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Applications in daily life of alternating current (AC) and direct current DC?

VirtualBlack
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Go to solution Solved by ShredBird,

AC:
Power Transmission Lines
Incandescent Lighting
Florescent Lighting
Motors (more powerful, industrial)

Electric Heaters

Wireless Phone Charging

DC:
Power Transmission Lines (rare but becoming more common)
Batteries and Battery Chargers
Consumer Electronics (Phones, TVs, Displays etc...)

LEDs / LED lighting
Motors (less powerful, power tools)
 

AC is used in power lines and in the power outlets of a house and DC is used in small electric motors and stuff

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Thats just a couple examples

 

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1 minute ago, Dufsao14 said:

AC is used in power lines and in the power outlets of a house and DC is used in small electric motors and stuff

in DC what other small stuff? maybe a cellphone?

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5 minutes ago, super88 said:

in DC what other small stuff? maybe a cellphone?

A computer requires DC current.

 

You know those charging bricks for phones, they convert AC current from your outlet to DC current for your device.

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You could just use google or read this:

NMR: AC for the coils (upto 1.2 ghz)

sector MS: direct current for the field.

Airbag: DC to fire the NaN3.

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AC:
Power Transmission Lines
Incandescent Lighting
Florescent Lighting
Motors (more powerful, industrial)

Electric Heaters

Wireless Phone Charging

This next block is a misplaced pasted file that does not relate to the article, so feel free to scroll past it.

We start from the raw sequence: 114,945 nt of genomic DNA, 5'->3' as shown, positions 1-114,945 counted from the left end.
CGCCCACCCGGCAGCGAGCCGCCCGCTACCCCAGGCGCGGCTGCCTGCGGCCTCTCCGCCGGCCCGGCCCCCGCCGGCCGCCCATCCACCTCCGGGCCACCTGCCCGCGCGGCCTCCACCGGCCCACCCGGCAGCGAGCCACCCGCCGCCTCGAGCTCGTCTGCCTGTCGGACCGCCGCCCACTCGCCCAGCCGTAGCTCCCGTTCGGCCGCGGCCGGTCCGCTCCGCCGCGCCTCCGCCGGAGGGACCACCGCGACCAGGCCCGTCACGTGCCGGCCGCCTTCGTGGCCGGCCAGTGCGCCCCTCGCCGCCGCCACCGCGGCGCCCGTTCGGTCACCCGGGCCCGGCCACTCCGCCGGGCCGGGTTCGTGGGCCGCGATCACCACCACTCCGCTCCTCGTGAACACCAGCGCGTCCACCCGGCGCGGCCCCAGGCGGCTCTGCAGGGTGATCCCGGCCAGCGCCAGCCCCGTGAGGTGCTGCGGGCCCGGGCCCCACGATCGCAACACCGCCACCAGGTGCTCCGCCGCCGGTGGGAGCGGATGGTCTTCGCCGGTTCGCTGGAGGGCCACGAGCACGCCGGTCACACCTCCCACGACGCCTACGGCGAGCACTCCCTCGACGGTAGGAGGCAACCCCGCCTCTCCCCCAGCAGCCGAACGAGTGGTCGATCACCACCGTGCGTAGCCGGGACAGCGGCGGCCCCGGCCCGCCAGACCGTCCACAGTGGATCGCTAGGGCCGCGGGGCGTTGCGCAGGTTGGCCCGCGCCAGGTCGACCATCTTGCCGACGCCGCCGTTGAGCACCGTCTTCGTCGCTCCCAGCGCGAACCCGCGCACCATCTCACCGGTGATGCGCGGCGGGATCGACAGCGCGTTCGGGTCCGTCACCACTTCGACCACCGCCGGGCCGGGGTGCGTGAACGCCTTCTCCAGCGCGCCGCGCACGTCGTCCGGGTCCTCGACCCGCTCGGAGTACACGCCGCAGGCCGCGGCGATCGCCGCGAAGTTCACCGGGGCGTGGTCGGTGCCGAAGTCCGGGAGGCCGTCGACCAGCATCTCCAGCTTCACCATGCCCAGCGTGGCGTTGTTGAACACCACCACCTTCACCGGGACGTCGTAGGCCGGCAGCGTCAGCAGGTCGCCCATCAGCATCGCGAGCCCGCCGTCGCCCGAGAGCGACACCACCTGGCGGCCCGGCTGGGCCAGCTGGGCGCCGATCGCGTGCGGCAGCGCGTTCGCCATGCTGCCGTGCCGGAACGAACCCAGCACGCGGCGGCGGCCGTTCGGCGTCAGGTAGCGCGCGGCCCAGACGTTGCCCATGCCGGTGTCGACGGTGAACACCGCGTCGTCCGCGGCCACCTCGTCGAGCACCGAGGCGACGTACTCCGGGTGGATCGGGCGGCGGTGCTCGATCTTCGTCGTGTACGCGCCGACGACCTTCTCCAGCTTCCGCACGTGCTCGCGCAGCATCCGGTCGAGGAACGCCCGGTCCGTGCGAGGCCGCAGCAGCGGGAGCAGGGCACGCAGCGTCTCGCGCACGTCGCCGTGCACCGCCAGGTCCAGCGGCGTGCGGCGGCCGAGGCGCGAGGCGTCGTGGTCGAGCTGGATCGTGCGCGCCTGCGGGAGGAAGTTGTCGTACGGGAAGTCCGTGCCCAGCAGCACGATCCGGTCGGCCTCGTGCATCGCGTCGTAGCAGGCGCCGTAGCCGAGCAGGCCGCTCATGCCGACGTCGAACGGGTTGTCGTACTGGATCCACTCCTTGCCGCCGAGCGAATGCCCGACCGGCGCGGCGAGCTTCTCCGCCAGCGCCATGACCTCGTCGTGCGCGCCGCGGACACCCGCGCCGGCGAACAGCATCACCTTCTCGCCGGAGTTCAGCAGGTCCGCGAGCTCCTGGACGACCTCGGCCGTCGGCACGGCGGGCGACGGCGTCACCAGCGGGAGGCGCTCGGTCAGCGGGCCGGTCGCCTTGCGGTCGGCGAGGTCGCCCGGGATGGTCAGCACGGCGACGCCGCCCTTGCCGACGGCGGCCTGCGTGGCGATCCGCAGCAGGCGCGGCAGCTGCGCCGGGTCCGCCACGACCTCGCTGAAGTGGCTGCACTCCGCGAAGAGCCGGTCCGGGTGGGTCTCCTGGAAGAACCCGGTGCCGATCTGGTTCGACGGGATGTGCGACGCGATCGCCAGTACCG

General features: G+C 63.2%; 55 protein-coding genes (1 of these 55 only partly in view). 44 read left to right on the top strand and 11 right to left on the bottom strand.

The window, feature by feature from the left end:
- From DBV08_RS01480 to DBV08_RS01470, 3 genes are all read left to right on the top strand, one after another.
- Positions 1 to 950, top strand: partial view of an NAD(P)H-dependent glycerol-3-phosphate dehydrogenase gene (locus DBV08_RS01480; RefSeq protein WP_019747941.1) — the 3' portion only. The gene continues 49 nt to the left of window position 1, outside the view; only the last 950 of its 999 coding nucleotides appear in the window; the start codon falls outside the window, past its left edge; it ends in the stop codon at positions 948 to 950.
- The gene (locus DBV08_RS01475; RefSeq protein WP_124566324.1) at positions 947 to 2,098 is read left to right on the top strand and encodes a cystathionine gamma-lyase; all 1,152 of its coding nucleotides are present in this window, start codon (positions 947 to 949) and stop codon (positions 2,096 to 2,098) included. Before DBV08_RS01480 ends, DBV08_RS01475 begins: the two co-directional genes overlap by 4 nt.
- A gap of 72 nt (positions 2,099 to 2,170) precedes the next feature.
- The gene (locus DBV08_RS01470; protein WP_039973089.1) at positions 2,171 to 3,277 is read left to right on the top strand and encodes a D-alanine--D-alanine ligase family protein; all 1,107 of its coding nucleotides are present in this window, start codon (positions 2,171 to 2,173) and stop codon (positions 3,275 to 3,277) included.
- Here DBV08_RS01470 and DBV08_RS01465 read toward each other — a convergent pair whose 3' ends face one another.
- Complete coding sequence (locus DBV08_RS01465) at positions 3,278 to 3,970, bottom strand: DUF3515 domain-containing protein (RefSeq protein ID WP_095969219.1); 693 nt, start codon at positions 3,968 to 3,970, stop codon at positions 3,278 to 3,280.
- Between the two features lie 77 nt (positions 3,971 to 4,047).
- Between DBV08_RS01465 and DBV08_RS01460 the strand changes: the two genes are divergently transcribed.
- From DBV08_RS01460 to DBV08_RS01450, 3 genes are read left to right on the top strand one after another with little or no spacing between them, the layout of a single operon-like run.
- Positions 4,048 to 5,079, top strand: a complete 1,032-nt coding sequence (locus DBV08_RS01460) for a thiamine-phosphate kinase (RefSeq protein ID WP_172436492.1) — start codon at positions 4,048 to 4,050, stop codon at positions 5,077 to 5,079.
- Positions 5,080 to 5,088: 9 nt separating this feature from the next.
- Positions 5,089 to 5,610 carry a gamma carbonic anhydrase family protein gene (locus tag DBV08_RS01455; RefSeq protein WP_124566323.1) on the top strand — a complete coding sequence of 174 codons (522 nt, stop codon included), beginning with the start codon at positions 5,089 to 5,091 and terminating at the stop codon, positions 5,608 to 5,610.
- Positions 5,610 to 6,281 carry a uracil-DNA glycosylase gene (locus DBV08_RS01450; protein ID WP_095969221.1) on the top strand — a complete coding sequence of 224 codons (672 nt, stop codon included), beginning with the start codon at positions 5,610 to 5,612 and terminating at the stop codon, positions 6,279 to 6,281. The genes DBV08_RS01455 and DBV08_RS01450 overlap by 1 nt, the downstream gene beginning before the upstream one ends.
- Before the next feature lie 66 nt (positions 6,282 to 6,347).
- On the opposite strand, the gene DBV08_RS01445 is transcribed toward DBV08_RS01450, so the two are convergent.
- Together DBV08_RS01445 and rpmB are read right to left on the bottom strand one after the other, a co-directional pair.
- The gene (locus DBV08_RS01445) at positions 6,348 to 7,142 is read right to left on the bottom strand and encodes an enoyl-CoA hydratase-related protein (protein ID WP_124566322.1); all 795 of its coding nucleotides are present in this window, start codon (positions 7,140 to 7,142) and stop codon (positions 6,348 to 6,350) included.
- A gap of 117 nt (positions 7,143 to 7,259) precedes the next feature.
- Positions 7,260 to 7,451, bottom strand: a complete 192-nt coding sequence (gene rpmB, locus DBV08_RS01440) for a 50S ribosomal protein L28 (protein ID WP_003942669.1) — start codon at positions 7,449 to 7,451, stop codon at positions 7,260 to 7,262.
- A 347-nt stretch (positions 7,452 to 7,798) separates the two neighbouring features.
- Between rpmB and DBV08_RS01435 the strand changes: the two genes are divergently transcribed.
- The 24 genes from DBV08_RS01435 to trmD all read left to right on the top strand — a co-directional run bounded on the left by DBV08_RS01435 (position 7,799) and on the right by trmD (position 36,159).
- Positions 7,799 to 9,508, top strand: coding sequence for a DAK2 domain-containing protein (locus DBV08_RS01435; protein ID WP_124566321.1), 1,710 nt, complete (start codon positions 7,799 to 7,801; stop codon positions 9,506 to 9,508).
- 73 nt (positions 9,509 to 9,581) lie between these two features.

DC:
Power Transmission Lines (rare but becoming more common)
Batteries and Battery Chargers
Consumer Electronics (Phones, TVs, Displays etc...)

LEDs / LED lighting
Motors (less powerful, power tools)
 

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A UPS combines both AC and DC quite neatly in a single device: it converts AC from the wall into DC, which is then used to charge the lead-acid batteries up, and if there's a power-outage, it fires up an inverter, which converts DC from the batteries again into AC to supply power to any devices connected to the UPS.

Hand, n. A singular instrument worn at the end of the human arm and commonly thrust into somebody’s pocket.

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AC is good for inductive motor loads and transferring power over distances under 300km. Everything else really should (and in most cases can) use DC. Motors rely on the switching to turn and the frequency sets their speed. Household air-conditioners or pool pumps are good examples. In power transmission, AC is more effecient at transferring power because the voltage and current pass through 0, however the skin effect starts to come into play around 300km in high voltage transfer lines. I found a study by Siemens that found up to 9% of the energy passed through a 1200km AC line was lost, thus HVDC lines are commonly used for high power long distance transfers. 9% may not sound like much, but when you're transferring power on the gigawatt scale, you're losing a whole neighborhood worth of power just in the wire. 

 

I work at a lab at my university and I'm currently helping test power supplies and devices running on DC voltage as we are trying to make a DC microgrid with DC actually at the outlet, but point of use modified sine inverters for where AC is absolutely required. It makes more sense to run on DC because you lose power in rectification, and in inverting the power from generation. My coworker actually put on a cool demo where he created 100v DC with some bench power supplies and plugged it into a Dell monitor. If you think something needs AC to run, think about how it works. If it's electronics, you're not sending AC through the circuitry and microcontrollers. No way. If the device is electromechanical, it may need AC, but chances are it doesn't. 

ASU

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